A few weeks ago, my nephew messaged me to say that he had suffered a knee injury while playing football and that he is unable to play for at least six weeks.
Naturally, I did my best to support him: “Why don’t you just play more football? That would help. People have had worse injuries.”
He said that he could hardly move and was in pain when walking even the shortest distances, adding that it wasn’t as though he chose to get injured – it just happened. Apparently he had to go to the hospital and after checking him over, the doctors gave him walking aids to assist him and advised that he rest as much as possible over the next six weeks.
That’s the trouble with young people today. They’re so fragile that they whimper every time they damage a knee or break a bone. They should be grateful – some people are missing limbs, and you don’t hear them complaining....
Of course, I said nothing of the sort to my nephew.
I was as sympathetic and supportive as I could be. Thankfully, I’ve never had a severe injury playing sports but I can imagine that it’s extremely unpleasant – especially when it stops you from living life in a way you enjoy. I would understand if you initially thought me to be a terrible uncle, responding to my nephew’s suffering in such a dismissive manner. When anyone is suffering, it’s important to be sensitive to their pain and offer them whatever support we can.
And yet, when it comes to people suffering mental ill-health, we can see that dismissive attitude play out. Much of the time, unhelpful responses are unintentional. People mean well for the most part; however, in some cases, the dismissive attitude is, sadly, deliberate.
This is partly due to ignorance from our own lived experience. If you’ve never had depression, it’s difficult to understand why you can deal with life’s challenges and setbacks quite well while others struggle and feel helpless in their situation.
We might also find ourselves in the presence of people who have anxiety or trauma but who appear to be absolutely fine. In fact, what they’re doing is trying their best to keep themselves together to avoid making others feel uncomfortable.
If someone injures themselves or has some other physical ailment, no one blinks an eye. Of course the person needs help, to be treated, supported and cared for – whatever helps them get back on their feet. And sometimes, it takes a while for a person to recover and we can accept that as a natural part of the process. The same can be said of those who struggle at times with their mental health.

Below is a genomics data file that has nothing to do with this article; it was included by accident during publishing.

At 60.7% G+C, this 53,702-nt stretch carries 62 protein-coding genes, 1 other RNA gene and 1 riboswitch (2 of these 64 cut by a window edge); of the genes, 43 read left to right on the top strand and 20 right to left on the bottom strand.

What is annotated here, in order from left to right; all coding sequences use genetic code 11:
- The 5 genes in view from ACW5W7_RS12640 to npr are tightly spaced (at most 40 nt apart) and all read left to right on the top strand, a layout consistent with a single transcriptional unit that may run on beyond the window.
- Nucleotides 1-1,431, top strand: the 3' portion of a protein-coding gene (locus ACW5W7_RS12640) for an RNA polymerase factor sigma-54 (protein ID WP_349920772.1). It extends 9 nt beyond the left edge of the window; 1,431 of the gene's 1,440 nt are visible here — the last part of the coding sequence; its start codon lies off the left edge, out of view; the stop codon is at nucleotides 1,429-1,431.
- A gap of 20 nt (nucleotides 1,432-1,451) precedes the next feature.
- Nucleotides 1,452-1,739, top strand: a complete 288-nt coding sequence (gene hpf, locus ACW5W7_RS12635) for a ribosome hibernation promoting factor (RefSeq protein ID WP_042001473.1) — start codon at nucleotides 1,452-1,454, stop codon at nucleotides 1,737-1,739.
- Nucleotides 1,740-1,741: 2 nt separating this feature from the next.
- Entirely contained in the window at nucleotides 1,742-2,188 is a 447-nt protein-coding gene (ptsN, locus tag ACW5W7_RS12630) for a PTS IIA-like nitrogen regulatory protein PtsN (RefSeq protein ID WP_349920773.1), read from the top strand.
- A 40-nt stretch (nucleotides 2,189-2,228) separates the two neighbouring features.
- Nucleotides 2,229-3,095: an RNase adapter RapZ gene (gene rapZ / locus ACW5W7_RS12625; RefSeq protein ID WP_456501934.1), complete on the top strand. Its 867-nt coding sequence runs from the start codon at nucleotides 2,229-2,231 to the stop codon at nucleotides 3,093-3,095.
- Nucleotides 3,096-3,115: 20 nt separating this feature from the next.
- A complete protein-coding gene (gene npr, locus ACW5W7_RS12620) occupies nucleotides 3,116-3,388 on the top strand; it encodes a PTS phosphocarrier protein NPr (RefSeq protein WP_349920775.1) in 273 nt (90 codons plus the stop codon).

When people struggle with depression, anxiety, trauma and other mental health issues, it’s not a choice. If we’ve never struggled with our own mental health, it doesn’t mean we’re impervious to struggles in the future; it simply means that, for now, we’ve been more fortunate than others.
It can be difficult to know how to support people who struggle with their mental health, and in our efforts to try, it’s understandable that our go to response is to do anything that will make the problem go away as quickly as possible.
To sit with someone who feels depressed or worthless, or in the aftermath of a trauma, can be a daunting experience that can leave us feeling pretty helpless ourselves. That said, just by being present and allowing the person the space to process what’s going on inside them is a great way to offer our support.
By asking someone how they feel, or letting them know that we’re there whenever they feel like sharing, we send them a message that support is available to them when they need it, and that they matter enough to be given the time and space to share whenever they’re ready.
While it’s tempting to offer advice and suggestions, when someone does take up the invitation to reach out, we should never underestimate the power of presence. Every day we talk to people, solve problems, and generally fill up uncomfortable moments of silence with noise. As a result, we fail to see what most of us miss out on: a space to express what’s inside us without someone rushing to fix the problem. Imagine what it feels like to talk about what’s on your mind and have someone simply be there, listening without judgement and offering the kind of support you need.
We naturally provide the right kind of support to people when they go experience physical ill-health; it’d go a long way to help so many (ourselves included) if we could see and treat psychological and emotional struggles in the same way. At some points in our lives, we’ll all struggle with mental health issues. Not only are they common, they’re also a natural part of being human. Let’s strive to offer the same support and understanding to others as we’d hope to receive ourselves.
Sunny Side Up columnist Sandy Clarke has long held an interest in emotions, mental health, mindfulness and meditation. He believes the more we understand ourselves and each other, the better societies we can create. If you have any questions or comments, email firstname.lastname@example.org. The views expressed here are entirely the writer's own.
Are you suffering from mental health issues or contemplating suicide? Contact the Befrienders service nearest to you. For a full list of numbers and operating hours, go to befrienders.org.my/centre-in-malaysia.
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